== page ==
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Shinehouse Theatre (Taiwan)

Grand Hall
1.30 (without intermission)

Premiere 2020

Dramaturgy, directing Po-Yuan Chung
Set design Zeke Meng-Jung Lee
Costume design Yi-Chen Lee
Light design Ya-Yun Ko
Sound design Ming-Yi Chen
Choreography Emiko Agatsuma
Graphic design Luta Liu
Video graphics Meng-Hsueh Ho
Producers: Yu-Lan Yeh, Zeke Meng-Jung Lee
Translation into English Chen-Yu Hsieh

Cast: Yung-Yuan Cheng, Chia-Yi Chen, Wan-Ting Chang, Wei-Chen Chen, Cheng-Yu Hsieh, Comei Liao

Voice performers: Cheng-Nan Tsai, Chan-Mien Chang, Hung-Yu Liang, Shao-Yi Gao, Yi-Ting Fang, Chi-Ling Chen, Yu-Lan Yeh

Text and movement dovetail in a fluidly stylished production which asks: If disaster were to strike what would you do, who could you turn to? A lonely taxi driver shares a bond with a sensitive potted plant. A loving same-sex couple are conflicted about surrogate parenting. A diligent woman accompanies her cat for her its last journey. Spirit mediums voice these characters’ innermost thoughts and feelings.
The epidemic hits the world like a tsunami in 2020. People appear to be particularly lonely during the disaster. The isolation and interruption of physical contact strengthens the current era’s loneliness. However, just like the wave, people and everything in the world are bound to be implicated, emerging and annihilating one after another. “The Whisper of the Waves” reveals the interdependence between companions, humans and animals, and humans and plants, emerging in the wave of life. So that they are not lonely despite being alone, even when the flood comes.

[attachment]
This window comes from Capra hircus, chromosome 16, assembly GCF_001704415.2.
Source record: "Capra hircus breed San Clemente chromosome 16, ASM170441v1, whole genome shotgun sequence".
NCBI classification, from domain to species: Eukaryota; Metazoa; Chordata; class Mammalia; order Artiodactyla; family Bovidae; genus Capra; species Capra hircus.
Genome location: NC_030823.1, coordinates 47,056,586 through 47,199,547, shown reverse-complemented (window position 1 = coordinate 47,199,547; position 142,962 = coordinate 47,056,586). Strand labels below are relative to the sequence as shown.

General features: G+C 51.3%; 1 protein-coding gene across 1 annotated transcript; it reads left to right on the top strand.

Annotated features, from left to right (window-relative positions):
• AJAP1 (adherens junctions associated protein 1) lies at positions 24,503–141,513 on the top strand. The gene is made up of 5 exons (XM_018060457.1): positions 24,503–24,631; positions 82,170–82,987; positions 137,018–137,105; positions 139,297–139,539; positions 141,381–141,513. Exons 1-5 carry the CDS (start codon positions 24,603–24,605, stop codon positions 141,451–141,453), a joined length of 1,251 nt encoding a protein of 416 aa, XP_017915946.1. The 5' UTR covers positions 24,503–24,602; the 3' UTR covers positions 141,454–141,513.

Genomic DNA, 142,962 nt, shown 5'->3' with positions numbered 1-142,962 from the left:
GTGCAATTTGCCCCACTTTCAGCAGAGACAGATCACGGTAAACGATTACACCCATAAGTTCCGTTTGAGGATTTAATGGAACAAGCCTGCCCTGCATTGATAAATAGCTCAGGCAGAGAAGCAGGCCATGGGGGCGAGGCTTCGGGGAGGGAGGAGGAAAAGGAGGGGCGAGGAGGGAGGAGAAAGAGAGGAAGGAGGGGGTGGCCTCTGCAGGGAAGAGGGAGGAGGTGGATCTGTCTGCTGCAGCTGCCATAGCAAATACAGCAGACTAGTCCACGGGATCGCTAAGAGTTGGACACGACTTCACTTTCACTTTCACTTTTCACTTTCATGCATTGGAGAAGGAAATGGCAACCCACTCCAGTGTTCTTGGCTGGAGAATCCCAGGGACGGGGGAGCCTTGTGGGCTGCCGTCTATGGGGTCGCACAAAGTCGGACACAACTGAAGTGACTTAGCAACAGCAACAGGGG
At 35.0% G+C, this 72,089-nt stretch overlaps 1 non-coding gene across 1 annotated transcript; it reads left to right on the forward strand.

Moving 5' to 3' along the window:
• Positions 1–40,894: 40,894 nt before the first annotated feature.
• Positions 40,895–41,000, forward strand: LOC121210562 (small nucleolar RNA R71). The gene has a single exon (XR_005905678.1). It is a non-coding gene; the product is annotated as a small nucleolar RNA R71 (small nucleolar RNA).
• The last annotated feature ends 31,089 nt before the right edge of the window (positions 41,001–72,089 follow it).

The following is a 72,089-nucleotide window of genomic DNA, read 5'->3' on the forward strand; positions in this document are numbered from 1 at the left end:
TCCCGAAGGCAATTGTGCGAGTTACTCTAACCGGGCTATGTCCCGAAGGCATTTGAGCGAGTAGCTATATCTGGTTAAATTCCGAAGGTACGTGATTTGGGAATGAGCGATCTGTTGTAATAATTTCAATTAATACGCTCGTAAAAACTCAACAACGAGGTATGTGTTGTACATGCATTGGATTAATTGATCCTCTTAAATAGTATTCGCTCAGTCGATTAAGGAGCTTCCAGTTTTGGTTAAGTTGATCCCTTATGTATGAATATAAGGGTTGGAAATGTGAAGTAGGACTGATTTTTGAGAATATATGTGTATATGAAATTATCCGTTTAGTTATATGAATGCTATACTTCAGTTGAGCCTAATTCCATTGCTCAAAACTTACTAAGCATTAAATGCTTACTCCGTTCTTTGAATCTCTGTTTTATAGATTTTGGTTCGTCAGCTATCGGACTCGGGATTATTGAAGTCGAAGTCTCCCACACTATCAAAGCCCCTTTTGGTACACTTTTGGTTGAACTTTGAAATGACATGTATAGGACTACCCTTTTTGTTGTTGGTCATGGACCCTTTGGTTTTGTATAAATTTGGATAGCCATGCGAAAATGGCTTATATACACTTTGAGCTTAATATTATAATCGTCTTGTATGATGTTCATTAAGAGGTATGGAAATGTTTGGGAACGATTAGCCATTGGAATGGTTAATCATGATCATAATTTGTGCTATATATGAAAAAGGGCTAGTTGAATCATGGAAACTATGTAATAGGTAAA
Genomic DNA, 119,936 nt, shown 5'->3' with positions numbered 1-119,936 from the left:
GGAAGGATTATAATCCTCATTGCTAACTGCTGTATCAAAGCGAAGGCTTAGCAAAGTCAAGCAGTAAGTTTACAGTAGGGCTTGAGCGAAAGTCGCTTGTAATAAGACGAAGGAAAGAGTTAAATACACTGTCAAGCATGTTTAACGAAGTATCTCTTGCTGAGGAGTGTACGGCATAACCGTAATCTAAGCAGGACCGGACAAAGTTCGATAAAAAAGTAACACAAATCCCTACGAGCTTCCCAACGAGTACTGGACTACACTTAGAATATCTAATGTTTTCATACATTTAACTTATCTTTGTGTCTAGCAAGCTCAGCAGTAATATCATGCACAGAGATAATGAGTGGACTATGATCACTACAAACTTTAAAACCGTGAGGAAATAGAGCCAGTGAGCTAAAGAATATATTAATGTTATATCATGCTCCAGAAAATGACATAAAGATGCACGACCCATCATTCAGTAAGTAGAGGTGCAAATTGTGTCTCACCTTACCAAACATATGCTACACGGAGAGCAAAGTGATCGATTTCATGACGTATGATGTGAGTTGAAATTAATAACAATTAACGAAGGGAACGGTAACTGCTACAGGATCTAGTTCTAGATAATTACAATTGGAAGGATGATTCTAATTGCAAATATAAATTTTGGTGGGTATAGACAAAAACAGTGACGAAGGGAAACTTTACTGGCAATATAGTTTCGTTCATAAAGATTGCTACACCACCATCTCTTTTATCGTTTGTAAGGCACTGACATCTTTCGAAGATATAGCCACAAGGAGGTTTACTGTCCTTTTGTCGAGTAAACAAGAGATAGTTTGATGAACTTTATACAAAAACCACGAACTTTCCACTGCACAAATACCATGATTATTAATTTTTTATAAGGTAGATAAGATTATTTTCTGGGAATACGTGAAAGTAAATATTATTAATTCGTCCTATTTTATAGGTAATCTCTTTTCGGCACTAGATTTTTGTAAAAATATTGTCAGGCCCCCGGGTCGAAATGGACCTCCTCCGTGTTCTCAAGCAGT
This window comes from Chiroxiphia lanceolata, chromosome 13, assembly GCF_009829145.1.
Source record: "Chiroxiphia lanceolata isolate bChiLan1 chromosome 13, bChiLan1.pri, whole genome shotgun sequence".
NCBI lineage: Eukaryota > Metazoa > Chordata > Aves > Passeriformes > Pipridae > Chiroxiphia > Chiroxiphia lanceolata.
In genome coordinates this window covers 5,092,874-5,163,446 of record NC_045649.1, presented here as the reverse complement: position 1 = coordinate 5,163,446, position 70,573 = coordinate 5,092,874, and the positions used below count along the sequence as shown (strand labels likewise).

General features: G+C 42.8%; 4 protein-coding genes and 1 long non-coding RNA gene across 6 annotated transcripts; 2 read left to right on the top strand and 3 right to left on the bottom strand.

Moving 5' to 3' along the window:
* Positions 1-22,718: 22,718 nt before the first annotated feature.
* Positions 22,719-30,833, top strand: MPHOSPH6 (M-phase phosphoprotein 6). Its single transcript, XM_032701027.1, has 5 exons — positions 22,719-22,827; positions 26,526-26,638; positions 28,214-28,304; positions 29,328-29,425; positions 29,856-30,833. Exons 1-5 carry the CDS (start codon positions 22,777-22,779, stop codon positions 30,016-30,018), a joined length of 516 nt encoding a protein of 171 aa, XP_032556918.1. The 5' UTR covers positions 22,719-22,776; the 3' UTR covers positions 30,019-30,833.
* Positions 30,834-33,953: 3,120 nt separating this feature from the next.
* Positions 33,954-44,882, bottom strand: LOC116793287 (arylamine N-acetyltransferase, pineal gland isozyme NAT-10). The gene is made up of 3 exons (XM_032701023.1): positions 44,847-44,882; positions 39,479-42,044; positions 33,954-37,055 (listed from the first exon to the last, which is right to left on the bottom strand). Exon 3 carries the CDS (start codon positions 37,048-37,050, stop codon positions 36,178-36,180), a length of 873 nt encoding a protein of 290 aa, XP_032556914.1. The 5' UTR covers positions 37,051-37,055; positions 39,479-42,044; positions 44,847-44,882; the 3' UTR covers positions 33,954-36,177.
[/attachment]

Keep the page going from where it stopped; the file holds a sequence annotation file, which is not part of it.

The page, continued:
The script was originally inspired by the 2011 East Japan 311 earthquake, which caused the tsunami and the Fukushima nuclear accident. These events did not only shock Japanese society, but also started a self-examination about their living environment; as for Taiwan, an island sitting on the fault line of the Pacific Island chain, if a disaster of the same level occurs, how much damage will it cause? How long will it take to recover?
Director Po-Yuan Chung invited Emiko Agatsuma, a Butoh dancer and choreographer, to travel to Mount Osore, one of Japan’s three haunted sites, to visit Itako (Japanese witch). Like the spirit mediums in Taiwan, “Itako” can tell the dead to possess her and use her as a bridge to communicate with the living. The Chinese translation of the two character s(潮來, Itako) carries the meaning of flooding.
“The Whisper of the Waves” applies the dual meaning of “Itako”, possession and the flooding, digging into human nature of “love, loneliness and existence” through the prediction of disaster. “The Whisper of the Waves” was translated into English, Japanese, and Korean. Upon its completion, it was then performed during the Korean People Theater Festival in 2020, the Seoul International Environmental Theater Festival 2021 and Edinburgh Festival Fringe: Taiwan Season in 2022.